Tuesday, October 02, 2007

Words that have lost their original meaning

Words change their meanings over the years; sometimes deliberately and sometimes accidentally. Examples of accidental change include "tissue" (or, as we called them when I was a kid, snot-rags) becoming "Kleenex", or "reproduction" becoming "Xerox"- those brands had such a huge market share that the specific became the generic.

Examples of deliberate change include "Gay", "African American", and "Native American"; they were chosen because the previous terms had become pejorative. The first two mentioned have actually had several generations of change, and may change again in the future.

None of those changes matter very much to the common comprehension required for communication- if I say, "Hand me a Kleenex", my meaning is clear. A person who was unfamiliar with the term "Native American" could easily figure it out, and the only people I've known who were genuinely confused by the term "African American" were the young children of a white immigrant from South Africa. Other words that have changed, however, are becoming a true hindrance to clear communication. Here are a few:

Literally The way the word is used today, one would think that people literally do not know what it means.

God At one time, "God(s)" meant a supernatural being or beings. Discussions of "God" were limited to the quantity (Unity? Trinity? Poly?) of these beings, and the attributes thereof. Today, people speak of God being love, or the interdependent web, or some such. Of course, we know why these circumlocutions were invented- to allow Catholic and Anglican bishops who had lost their faith to continue to draw their stipends. But it has resulted in much miscommunication.

Liberal and Conserative, and to a large extent Democrat and Republican One small example among many: originally it was Liberal Democrat Kennedy who championed massive tax cuts to stimulate the economy, and Conservative Republicans who opposed it as a risky scheme. This was not a deliberate change, but merely reflects the fact that most politicians are not leaders but weathervanes. Nonetheless, it is rendering true communication difficult.

Socialist, Fascist, Nazi The original dictionary definitions of these words are no longer used outside of a polysci doctoral thesis; today they merely mean "Someone I don't like". The only difference remaining is in who is speaking: Democrats call those they hate "Nazi"; Republicans call them "Socialist", and conspiracy nuts call both of them "Fascist".

What words would you add?


Chalicechick said...

Well, "Unitarian" and "universalist" come to mind.

who assumes somebody is supposed to respond with those.

Will said...

The one that drives me nuts is calling "problems" "issues".

e.g. When the kids are running up and down the aisles at a Sunday service and the the parents do nothing and the rest of the folks sitting there won't do anything out of fear of offending the parent(s), to me it's not an issue, but instead is a problem.

Joel Monka said...

CC- I did expect someone to say that, but I don't think it applies. "Universalist" hasn't changed, and "Unitarian" is only a problem as it's used as the short form of "Unitarian Universalist". When used in its own right, it still means the same. That leaves "Unitarian Universalist"... but did that ever have a distinct meaning of its own?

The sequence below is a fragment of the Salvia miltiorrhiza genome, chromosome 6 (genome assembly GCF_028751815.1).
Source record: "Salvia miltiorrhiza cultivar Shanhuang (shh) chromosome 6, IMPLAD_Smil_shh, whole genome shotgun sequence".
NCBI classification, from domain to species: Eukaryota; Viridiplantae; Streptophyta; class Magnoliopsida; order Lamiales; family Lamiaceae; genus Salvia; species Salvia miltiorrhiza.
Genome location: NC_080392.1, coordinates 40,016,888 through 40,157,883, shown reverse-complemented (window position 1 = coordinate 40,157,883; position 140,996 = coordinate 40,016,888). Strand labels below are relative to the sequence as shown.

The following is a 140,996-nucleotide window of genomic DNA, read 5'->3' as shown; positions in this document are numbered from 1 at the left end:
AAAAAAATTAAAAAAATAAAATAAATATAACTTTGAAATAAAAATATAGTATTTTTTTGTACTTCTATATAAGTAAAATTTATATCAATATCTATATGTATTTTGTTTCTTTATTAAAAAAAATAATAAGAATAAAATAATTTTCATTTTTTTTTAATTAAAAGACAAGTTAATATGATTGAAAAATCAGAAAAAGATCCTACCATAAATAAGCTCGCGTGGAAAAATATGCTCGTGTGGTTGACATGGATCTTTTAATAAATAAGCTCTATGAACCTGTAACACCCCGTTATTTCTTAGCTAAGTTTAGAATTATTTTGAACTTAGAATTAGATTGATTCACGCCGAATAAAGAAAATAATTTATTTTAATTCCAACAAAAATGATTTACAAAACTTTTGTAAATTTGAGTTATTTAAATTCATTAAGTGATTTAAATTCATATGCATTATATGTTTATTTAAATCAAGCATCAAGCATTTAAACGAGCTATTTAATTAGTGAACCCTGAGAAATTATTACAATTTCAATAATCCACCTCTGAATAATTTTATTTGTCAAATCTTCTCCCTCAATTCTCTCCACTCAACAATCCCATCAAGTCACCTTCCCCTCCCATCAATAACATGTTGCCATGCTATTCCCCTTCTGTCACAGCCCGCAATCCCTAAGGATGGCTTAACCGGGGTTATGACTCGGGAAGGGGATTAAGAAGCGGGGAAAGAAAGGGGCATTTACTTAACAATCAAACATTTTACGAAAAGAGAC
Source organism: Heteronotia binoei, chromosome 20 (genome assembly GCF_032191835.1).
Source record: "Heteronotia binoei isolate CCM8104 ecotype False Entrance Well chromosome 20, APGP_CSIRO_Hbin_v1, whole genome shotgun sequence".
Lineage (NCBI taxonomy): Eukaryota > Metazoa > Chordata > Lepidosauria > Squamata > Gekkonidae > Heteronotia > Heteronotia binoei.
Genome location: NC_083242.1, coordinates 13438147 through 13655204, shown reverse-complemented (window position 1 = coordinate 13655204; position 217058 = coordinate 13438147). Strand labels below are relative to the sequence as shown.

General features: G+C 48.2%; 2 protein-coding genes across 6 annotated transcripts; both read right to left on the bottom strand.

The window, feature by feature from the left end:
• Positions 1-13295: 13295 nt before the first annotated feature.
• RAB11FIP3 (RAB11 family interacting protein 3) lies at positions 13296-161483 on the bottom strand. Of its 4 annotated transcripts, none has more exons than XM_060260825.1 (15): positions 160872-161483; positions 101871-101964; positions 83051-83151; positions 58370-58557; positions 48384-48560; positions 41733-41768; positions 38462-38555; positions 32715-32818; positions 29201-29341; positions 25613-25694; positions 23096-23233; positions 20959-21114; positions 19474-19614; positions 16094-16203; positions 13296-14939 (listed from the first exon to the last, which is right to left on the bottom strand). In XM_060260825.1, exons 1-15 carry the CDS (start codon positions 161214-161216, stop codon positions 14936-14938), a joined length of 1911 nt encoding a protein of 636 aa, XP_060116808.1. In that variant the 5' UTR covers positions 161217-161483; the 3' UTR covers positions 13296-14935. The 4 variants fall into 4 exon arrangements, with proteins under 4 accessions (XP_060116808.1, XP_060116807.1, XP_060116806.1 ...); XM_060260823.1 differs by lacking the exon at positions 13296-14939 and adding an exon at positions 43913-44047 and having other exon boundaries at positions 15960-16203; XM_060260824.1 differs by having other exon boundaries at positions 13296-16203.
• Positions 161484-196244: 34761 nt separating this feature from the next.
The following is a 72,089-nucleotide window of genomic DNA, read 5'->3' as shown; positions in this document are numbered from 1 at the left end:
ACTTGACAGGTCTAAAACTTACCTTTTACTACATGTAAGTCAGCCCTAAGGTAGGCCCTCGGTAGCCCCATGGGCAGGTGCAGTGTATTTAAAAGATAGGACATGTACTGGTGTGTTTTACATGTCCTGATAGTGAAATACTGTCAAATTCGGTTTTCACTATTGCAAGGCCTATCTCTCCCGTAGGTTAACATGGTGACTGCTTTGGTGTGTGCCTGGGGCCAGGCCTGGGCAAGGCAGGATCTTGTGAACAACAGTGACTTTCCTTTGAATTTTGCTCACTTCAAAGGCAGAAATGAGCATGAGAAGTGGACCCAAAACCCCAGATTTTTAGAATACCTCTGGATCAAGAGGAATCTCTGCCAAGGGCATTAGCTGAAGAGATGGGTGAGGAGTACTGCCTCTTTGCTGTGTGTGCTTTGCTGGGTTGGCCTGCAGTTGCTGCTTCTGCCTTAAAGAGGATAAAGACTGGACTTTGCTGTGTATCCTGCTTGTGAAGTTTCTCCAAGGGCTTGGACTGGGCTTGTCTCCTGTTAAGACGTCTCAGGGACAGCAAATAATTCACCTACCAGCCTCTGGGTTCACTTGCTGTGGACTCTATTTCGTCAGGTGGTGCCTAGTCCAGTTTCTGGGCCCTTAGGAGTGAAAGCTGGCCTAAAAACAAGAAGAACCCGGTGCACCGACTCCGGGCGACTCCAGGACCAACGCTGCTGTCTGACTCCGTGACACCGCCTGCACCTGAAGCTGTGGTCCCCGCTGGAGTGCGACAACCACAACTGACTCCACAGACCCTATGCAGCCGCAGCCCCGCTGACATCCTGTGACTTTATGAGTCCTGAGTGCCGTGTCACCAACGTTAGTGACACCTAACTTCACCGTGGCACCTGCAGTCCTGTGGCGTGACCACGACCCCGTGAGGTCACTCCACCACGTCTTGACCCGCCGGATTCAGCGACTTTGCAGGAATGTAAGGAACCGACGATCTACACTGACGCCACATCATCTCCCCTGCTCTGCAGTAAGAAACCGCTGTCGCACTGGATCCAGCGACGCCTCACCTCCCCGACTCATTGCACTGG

Will, yes, I have issue with that myself. :)

Chalicechick said...

If I say, "I'm a Unitarian," only the pickiest people will bother to ask if I disbelieve the divinity of Jesus Christ or if I am a Unitarian Universalist.

Pretty much everyone treats the second definition as the definitive one unless the context makes it obvious that isn't the case.

As for other words that have changed meanings, the ones that interest me are the ones that mean nearly the opposite of what they used to. "Nice" has had quite a variety of meanings, some of them, well, not very nice.

A "drab" as used in MacBeth means a hooker, and most hookers are, well, not drab.

I could go on like this for awhile...

who befriends Linguists, dontcha know.

Joel Monka said...

"A "drab" as used in MacBeth means a hooker, and most hookers are, well, not drab."

I'm afraid I must disagree. I may be more familiar with hookers than you are- prostitution has been a problem in my neighborhood ever since a plasma bank opened, and we've had 150 arrests in a day more than once. I've seen my share of hookers, and frankly, most times I'd play naked Twister with Michael Moore before I'd so much as give one of them a ride to the 7-11.

But then, you live in DC- I'm sure the movers and shakers get a higher class of hooker than we do.

Chalicechick said...

Well, I didn't mean the hookers were beautiful, though I understand the classy ones usually are.

The ones I've seen on a street corner wore a lot of spandex, bright colors and metallic fabrics.

One could come up with lots of adjectives for that wardrobe, "Drab" isn't one of them.

That said, given my criteria maybe I assumed the drab hookers weren't hookers.

who would rather give a hooker a ride to the 7-11 than play naked twiseter with Micheal Moore. It's less gross AND I'd get a slurpee out of it.

Aishwarya Swan-Cullen said...

I agree whole-heartedly with Will with his point about Issues and Problems and I nodded the whole way through Joel's article. I'd also like to make an addition to the examples with it: "love" "hate" and apology. Though they haven't lost their original meaning, isn't it rational to say that they don't mean what they originally meant anymore? The idea behind the word has been conserved, by the power has diluted so much, no?


Joel Monka said...

Yes, "love" and "hate" are used in ways that are not exactly what the words would lead one to believe. For example, I've heard several people say they "love" Cherry Coke, but none of them have married a bottle of it yet.